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'This is exponential spread:' Kentucky reports highest Monday of new COVID-19 cases

Governor, top doctor ask Kentuckians to step up
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Posted at 3:58 PM, Nov 23, 2020
and last updated 2020-11-23 18:15:23-05

FRANKFORT, Ky. — Gov. Andy Beshear reported 2,135 new cases on Monday, the highest Monday on record "by a significant amount," as well as five new COVID-19 deaths.

After a record-breaking week of more than 20,000 new COVID-19 cases, Kentucky has reported 160,232 total positive COVID-19 cases and 1,792 total deaths since the pandemic began in March.

“This is exponential spread," the governor said. "It will -- it will, and it is, overwhelming us.”

Hospitalizations have also steadily increased, with 1,573 Kentuckians currently hospitalized for COVID-19, 286 people in intensive care units and 142 on ventilators on Monday. With a higher number of coronavirus patients requiring more care in hospitals and with community spread seen here and nationwide, Beshear warned there may be fewer doctors and support staff available to care for the rising number of patients.

On Friday, extensive new restrictions went into effect across Kentucky, including closing restaurants and bars to indoor dining, limiting capacity at indoor venues, gyms and other businesses. Beshear said Monday that the state is aware of at least four restaurants that are not complying with new state orders on indoor dining, including one which has now lost its food permit but still continues to operate.

"I don't think the story is one restaurant that says the operation of their restaurant is 'America' and 'liberty' and 'rise up' online -- I think it's every other one doing the right thing, trying to protect us, taking caring about their clientele, begging you to do takeout, doing everything they can to make it through," he said.

Kentuckians are also asked to cap home gatherings at eight people from no more than two households. These restrictions are in effect through Dec. 13 at 11:59 p.m., and the governor has not yet said whether they could be extended.

Starting Monday, all K-12 public and private schools were required to move classes online. Public universities also pledged to move instruction online, Beshear said.

Kentucky religious private schools filed a federal lawsuit last week to keep in-person learning, a suit later joined by Attorney General Daniel Cameron. Beshear characterized the decision to suspend in-person instruction as a "last resort" to protect teachers and students while the state's positivity rate and new cases surge.

"We're not treating any school differently -- we are treating them all the same. In other words, we are not discriminating against any form of school, we just know that this is absolutely necessary at the moment," he said.

Public Health Commissioner Dr. Steven Stack said this latest coronavirus surge is a “defining moment” for Kentuckians, and that it is ultimately “the public’s choice how we’re going to respond." He added that full compliance with the state’s mask mandate would likely help to contain the virus enough to lift new restrictions.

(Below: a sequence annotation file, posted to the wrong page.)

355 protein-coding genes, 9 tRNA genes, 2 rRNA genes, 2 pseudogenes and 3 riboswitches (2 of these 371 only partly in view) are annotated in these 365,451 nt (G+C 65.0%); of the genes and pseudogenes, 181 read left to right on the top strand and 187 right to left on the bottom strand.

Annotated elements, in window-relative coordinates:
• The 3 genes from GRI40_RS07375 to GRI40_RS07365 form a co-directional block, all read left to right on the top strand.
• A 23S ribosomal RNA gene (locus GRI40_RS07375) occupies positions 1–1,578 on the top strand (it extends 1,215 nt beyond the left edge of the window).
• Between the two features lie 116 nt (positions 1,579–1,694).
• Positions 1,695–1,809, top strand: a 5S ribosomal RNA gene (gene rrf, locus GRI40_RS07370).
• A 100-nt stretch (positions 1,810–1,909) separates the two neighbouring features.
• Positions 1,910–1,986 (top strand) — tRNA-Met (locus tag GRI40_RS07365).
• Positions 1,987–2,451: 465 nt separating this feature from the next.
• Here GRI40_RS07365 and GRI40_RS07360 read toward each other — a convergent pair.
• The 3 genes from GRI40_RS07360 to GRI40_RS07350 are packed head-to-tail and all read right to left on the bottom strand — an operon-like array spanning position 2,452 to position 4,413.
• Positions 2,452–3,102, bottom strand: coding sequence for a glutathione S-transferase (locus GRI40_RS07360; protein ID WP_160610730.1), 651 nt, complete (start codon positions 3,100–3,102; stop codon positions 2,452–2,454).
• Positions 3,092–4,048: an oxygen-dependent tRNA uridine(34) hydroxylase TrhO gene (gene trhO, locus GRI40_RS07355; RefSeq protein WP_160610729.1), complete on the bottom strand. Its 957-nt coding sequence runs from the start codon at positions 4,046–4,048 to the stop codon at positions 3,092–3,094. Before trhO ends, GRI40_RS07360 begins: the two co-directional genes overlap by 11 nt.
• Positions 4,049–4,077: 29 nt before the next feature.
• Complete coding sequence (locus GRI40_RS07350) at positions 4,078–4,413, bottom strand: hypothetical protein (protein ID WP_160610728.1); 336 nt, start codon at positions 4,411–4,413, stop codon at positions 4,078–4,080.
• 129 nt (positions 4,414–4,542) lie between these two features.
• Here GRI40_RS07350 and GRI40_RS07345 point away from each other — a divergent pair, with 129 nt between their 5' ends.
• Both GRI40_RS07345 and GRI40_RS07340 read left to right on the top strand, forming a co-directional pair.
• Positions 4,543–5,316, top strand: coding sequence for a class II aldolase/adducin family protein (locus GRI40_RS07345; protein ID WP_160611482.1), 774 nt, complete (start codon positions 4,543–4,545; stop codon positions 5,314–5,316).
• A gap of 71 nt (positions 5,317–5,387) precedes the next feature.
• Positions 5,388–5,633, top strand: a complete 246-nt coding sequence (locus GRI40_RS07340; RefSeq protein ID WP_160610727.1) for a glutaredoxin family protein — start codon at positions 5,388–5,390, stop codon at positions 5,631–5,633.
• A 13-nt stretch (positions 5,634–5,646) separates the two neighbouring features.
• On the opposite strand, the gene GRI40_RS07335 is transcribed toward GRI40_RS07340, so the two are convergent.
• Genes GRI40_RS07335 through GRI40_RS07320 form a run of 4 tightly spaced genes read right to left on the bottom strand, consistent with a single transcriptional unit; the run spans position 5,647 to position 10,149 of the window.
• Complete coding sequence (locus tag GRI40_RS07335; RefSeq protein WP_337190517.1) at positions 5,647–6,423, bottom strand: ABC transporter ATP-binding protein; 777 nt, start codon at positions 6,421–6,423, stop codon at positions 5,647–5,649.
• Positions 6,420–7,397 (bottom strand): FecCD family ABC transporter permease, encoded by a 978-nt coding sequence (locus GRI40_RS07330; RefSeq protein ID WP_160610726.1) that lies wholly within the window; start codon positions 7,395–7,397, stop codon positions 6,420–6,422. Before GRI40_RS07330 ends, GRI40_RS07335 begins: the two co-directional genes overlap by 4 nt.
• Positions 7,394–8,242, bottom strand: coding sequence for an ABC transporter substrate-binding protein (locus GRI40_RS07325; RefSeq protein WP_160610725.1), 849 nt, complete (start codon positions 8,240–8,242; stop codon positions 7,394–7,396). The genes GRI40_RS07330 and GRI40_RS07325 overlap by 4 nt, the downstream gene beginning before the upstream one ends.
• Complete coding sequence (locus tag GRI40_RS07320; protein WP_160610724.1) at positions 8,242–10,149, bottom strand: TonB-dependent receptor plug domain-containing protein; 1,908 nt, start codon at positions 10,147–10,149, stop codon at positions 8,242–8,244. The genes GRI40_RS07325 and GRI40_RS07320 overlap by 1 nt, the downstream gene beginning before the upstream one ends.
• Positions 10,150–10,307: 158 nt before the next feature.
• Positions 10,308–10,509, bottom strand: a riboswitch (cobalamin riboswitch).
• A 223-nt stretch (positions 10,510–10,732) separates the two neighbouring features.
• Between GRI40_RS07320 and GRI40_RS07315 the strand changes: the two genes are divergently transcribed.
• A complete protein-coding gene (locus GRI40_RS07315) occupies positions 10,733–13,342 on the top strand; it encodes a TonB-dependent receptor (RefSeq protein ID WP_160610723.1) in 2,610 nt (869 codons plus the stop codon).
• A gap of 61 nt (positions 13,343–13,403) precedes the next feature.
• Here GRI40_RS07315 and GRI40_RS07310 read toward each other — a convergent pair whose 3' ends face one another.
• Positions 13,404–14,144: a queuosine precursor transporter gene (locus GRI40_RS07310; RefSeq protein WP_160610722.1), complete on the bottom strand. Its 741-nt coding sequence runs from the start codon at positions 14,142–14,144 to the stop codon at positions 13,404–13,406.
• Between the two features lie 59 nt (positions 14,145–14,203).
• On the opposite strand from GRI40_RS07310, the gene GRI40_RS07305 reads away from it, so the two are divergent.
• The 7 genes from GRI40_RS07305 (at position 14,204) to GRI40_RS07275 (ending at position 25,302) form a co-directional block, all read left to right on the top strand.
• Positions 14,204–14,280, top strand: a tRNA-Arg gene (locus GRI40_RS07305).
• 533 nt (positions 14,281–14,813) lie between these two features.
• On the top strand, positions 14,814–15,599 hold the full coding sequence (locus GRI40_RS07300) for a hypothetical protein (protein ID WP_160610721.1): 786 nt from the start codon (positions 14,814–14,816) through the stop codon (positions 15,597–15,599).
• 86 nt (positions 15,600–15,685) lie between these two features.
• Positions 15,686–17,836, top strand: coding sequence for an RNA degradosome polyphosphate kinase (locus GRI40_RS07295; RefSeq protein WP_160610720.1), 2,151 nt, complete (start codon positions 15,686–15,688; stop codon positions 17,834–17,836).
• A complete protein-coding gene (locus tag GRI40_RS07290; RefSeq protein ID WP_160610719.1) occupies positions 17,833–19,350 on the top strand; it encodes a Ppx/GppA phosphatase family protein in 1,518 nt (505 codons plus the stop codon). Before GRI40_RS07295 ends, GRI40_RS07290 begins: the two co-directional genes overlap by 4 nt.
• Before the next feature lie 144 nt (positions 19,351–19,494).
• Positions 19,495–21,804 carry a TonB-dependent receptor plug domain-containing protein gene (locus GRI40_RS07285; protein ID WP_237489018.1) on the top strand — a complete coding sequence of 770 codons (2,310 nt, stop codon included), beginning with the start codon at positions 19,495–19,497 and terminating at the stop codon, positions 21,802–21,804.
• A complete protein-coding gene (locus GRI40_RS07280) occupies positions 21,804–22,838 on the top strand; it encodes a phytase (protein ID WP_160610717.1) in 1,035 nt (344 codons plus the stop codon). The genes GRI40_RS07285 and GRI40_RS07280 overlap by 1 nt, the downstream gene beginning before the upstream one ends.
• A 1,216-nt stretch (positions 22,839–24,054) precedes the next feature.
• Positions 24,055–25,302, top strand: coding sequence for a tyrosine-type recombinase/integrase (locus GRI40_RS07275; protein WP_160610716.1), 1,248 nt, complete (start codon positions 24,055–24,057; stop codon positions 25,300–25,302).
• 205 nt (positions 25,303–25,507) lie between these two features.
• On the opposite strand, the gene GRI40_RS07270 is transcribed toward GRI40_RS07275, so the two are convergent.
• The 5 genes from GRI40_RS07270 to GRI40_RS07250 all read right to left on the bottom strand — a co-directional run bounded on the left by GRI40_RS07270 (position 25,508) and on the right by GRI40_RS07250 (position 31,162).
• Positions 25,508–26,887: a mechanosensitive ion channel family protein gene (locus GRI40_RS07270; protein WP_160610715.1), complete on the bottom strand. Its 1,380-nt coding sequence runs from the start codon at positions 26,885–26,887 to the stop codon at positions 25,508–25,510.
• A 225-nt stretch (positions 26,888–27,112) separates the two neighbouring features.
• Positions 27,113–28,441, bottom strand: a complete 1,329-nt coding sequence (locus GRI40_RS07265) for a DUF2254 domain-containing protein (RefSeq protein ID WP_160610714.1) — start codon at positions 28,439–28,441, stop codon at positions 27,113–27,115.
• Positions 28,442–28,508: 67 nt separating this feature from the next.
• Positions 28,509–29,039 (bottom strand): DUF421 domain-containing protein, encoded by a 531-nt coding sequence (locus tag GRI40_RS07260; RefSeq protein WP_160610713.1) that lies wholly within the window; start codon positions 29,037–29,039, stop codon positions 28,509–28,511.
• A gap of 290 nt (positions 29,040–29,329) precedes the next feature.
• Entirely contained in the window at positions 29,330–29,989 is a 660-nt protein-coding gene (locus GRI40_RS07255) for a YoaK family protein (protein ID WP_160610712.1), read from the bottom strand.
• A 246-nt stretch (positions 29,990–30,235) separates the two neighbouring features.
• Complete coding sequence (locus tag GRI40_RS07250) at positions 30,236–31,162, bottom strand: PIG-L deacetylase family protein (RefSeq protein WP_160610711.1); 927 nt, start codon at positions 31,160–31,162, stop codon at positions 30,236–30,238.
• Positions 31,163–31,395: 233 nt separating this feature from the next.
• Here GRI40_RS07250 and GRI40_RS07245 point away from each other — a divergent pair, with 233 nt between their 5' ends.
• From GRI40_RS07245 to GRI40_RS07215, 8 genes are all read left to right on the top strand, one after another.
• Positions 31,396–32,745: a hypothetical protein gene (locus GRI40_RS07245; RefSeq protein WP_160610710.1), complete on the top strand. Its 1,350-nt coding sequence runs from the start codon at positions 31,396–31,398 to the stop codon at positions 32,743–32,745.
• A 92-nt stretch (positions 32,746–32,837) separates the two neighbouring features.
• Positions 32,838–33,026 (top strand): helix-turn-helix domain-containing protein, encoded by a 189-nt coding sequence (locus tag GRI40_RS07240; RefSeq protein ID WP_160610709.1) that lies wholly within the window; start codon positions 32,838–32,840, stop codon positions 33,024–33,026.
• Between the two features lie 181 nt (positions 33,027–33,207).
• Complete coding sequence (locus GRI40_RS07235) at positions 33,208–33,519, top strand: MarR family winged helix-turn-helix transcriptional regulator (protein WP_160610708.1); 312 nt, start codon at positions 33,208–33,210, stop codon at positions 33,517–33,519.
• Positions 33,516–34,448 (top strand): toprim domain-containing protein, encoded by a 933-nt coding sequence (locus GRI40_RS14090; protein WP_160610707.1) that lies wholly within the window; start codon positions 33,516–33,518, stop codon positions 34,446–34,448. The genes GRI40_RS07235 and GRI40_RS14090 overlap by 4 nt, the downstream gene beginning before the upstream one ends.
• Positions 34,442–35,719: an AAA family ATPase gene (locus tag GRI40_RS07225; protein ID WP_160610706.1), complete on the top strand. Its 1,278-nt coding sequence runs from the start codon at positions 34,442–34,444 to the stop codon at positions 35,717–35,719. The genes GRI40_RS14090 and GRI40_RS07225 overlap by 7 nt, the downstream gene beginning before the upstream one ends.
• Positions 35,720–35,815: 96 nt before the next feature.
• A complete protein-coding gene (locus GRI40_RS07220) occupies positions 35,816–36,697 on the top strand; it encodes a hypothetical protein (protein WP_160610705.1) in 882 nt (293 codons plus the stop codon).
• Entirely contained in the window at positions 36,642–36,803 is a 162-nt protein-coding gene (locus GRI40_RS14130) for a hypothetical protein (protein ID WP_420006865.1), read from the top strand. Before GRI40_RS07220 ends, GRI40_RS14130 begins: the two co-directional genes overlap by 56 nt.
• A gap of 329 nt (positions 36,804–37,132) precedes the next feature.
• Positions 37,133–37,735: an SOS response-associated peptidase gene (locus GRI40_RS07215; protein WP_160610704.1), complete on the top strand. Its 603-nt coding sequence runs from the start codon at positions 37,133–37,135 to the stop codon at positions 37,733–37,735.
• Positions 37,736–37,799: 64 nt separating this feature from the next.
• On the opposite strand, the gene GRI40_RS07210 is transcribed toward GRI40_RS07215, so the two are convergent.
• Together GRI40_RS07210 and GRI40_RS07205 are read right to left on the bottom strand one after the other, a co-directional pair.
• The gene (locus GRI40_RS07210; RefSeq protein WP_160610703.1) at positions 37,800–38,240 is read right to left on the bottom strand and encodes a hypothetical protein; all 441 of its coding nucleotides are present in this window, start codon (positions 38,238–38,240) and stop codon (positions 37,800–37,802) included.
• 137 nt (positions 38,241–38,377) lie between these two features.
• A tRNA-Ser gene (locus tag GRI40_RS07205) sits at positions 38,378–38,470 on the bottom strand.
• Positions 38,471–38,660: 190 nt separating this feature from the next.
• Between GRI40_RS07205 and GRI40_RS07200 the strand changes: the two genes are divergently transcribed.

“We’re gonna have a dark winter if we don’t pull together,” Stack said. “We want to lift as many of these restrictions as fast as we can as soon as we can feel more confident that it won’t be paid for with large-scale loss of human life and harm to other people who need medical and hospital care who don’t have COVID.”

Additionally, Kentucky health officials have released guidance on celebrating Thanksgiving safely amid the surge in COVID-19 cases, with an emphasis on protecting people who are most vulnerable to coronavirus and related complications.

"I love Thanksgiving, and I know you do, too. Let's make sure that next year we don't look back on Thanksgiving this year, realize we made mistakes and it be hard in our mind and with our family. Who's with us next Thanksgiving depends on how we do this Thanksgiving," the governor said.

More Ky. COVID-19 numbers

Kentucky has administered more than 2.6 million COVID-19 tests since the pandemic began and more than 26,611 people have reportedly recovered from coronavirus.

Kentucky's seven-day COVID-19 positivity rate has dipped to 8.97 % from a record-high 9.18% on Thursday.

All but three Kentucky counties have moved into the "red" on the state's COVID-19 incidence rate map, indicating "critical" spread in those areas of 25 or more cases per 100,000 people.

According to NKY Health, 9,581 people across Boone, Kenton, Campbell and Grant counties have tested positive for COVID-19, and 118 people locally have died of the virus. The health department reports 3,989 active cases and 5,474 people who have recovered from coronavirus as of Monday.

Find free COVID-19 testing in NKY

In Northern Kentucky, St. Elizabeth Healthcare and Covington's Gravity Diagnostics offer free, appointment-only drive-thru testing at 25 Atlantic Ave in Erlanger, the former Toyota HQ building off Mineola Pike.

The site is open Monday through Friday from 8 a.m. to 2:30 p.m. You will be able to collect your own sample without leaving your vehicle and receive results within three to five days.

Additionally, appointment-only drive-up testing is available through St. E at 7200 Alexandria Pike, Alexandria. The free testing site is open on Tuesdays and Thursdays from 5 p.m. to 9 p.m.

Schedule an appointment at those sites online at www.stelizabeth.com/covid-testing. To find all coronavirus testing locations near you, click here.

Watch a replay of the briefing in the player below: